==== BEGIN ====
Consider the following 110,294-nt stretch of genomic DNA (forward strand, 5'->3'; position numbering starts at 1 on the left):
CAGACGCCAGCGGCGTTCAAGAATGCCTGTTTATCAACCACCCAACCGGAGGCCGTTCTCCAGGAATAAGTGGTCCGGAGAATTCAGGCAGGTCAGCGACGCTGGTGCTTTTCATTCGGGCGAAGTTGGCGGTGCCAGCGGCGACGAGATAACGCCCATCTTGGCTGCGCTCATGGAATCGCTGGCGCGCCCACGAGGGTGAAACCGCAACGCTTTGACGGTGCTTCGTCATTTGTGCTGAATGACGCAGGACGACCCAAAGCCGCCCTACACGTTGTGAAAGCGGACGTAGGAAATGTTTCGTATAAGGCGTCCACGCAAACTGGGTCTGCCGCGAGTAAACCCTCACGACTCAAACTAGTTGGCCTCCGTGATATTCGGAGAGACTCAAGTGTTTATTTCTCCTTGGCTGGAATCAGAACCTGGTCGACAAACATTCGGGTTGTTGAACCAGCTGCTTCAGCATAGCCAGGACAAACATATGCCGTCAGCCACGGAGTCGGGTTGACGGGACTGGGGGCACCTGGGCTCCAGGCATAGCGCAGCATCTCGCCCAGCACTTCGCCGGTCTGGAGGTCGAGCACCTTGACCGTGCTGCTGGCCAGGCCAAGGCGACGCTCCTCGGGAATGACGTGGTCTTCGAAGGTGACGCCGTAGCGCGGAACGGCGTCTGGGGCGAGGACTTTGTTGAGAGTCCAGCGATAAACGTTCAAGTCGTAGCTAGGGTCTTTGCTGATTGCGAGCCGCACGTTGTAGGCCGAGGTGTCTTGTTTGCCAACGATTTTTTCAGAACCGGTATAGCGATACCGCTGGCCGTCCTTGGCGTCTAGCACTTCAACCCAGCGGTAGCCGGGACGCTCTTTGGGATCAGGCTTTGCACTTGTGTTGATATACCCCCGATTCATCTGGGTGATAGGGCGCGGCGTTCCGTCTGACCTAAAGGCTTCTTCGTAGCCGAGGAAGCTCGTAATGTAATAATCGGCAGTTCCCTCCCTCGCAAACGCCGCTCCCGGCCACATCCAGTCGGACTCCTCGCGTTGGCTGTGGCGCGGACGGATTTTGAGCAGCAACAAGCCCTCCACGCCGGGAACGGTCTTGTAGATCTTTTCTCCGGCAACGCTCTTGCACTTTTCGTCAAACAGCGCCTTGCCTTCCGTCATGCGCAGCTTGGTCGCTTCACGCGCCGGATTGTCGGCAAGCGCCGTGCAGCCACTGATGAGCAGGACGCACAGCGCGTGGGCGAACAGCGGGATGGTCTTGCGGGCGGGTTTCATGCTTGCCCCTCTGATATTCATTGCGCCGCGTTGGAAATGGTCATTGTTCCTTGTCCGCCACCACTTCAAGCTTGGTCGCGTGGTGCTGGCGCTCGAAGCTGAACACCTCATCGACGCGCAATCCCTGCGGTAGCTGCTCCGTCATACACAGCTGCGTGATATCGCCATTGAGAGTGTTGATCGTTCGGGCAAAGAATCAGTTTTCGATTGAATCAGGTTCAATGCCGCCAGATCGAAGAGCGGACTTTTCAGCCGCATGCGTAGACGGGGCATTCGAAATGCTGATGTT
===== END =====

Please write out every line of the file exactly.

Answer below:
Consider the following 110,294-nt stretch of genomic DNA (forward strand, 5'->3'; position numbering starts at 1 on the left):
CAGACGCCAGCGGCGTTCAAGAATGCCTGTTTATCAACCACCCAACCGGAGGCCGTTCTCCAGGAATAAGTGGTCCGGAGAATTCAGGCAGGTCAGCGACGCTGGTGCTTTTCATTCGGGCGAAGTTGGCGGTGCCAGCGGCGACGAGATAACGCCCATCTTGGCTGCGCTCATGGAATCGCTGGCGCGCCCACGAGGGTGAAACCGCAACGCTTTGACGGTGCTTCGTCATTTGTGCTGAATGACGCAGGACGACCCAAAGCCGCCCTACACGTTGTGAAAGCGGACGTAGGAAATGTTTCGTATAAGGCGTCCACGCAAACTGGGTCTGCCGCGAGTAAACCCTCACGACTCAAACTAGTTGGCCTCCGTGATATTCGGAGAGACTCAAGTGTTTATTTCTCCTTGGCTGGAATCAGAACCTGGTCGACAAACATTCGGGTTGTTGAACCAGCTGCTTCAGCATAGCCAGGACAAACATATGCCGTCAGCCACGGAGTCGGGTTGACGGGACTGGGGGCACCTGGGCTCCAGGCATAGCGCAGCATCTCGCCCAGCACTTCGCCGGTCTGGAGGTCGAGCACCTTGACCGTGCTGCTGGCCAGGCCAAGGCGACGCTCCTCGGGAATGACGTGGTCTTCGAAGGTGACGCCGTAGCGCGGAACGGCGTCTGGGGCGAGGACTTTGTTGAGAGTCCAGCGATAAACGTTCAAGTCGTAGCTAGGGTCTTTGCTGATTGCGAGCCGCACGTTGTAGGCCGAGGTGTCTTGTTTGCCAACGATTTTTTCAGAACCGGTATAGCGATACCGCTGGCCGTCCTTGGCGTCTAGCACTTCAACCCAGCGGTAGCCGGGACGCTCTTTGGGATCAGGCTTTGCACTTGTGTTGATATACCCCCGATTCATCTGGGTGATAGGGCGCGGCGTTCCGTCTGACCTAAAGGCTTCTTCGTAGCCGAGGAAGCTCGTAATGTAATAATCGGCAGTTCCCTCCCTCGCAAACGCCGCTCCCGGCCACATCCAGTCGGACTCCTCGCGTTGGCTGTGGCGCGGACGGATTTTGAGCAGCAACAAGCCCTCCACGCCGGGAACGGTCTTGTAGATCTTTTCTCCGGCAACGCTCTTGCACTTTTCGTCAAACAGCGCCTTGCCTTCCGTCATGCGCAGCTTGGTCGCTTCACGCGCCGGATTGTCGGCAAGCGCCGTGCAGCCACTGATGAGCAGGACGCACAGCGCGTGGGCGAACAGCGGGATGGTCTTGCGGGCGGGTTTCATGCTTGCCCCTCTGATATTCATTGCGCCGCGTTGGAAATGGTCATTGTTCCTTGTCCGCCACCACTTCAAGCTTGGTCGCGTGGTGCTGGCGCTCGAAGCTGAACACCTCATCGACGCGCAATCCCTGCGGTAGCTGCTCCGTCATACACAGCTGCGTGATATCGCCATTGAGAGTGTTGATCGTTCGGGCAAAGAATCAGTTTTCGATTGAATCAGGTTCAATGCCGCCAGATCGAAGAGCGGACTTTTCAGCCGCATGCGTAGACGGGGCATTCGAAATGCTGATGTT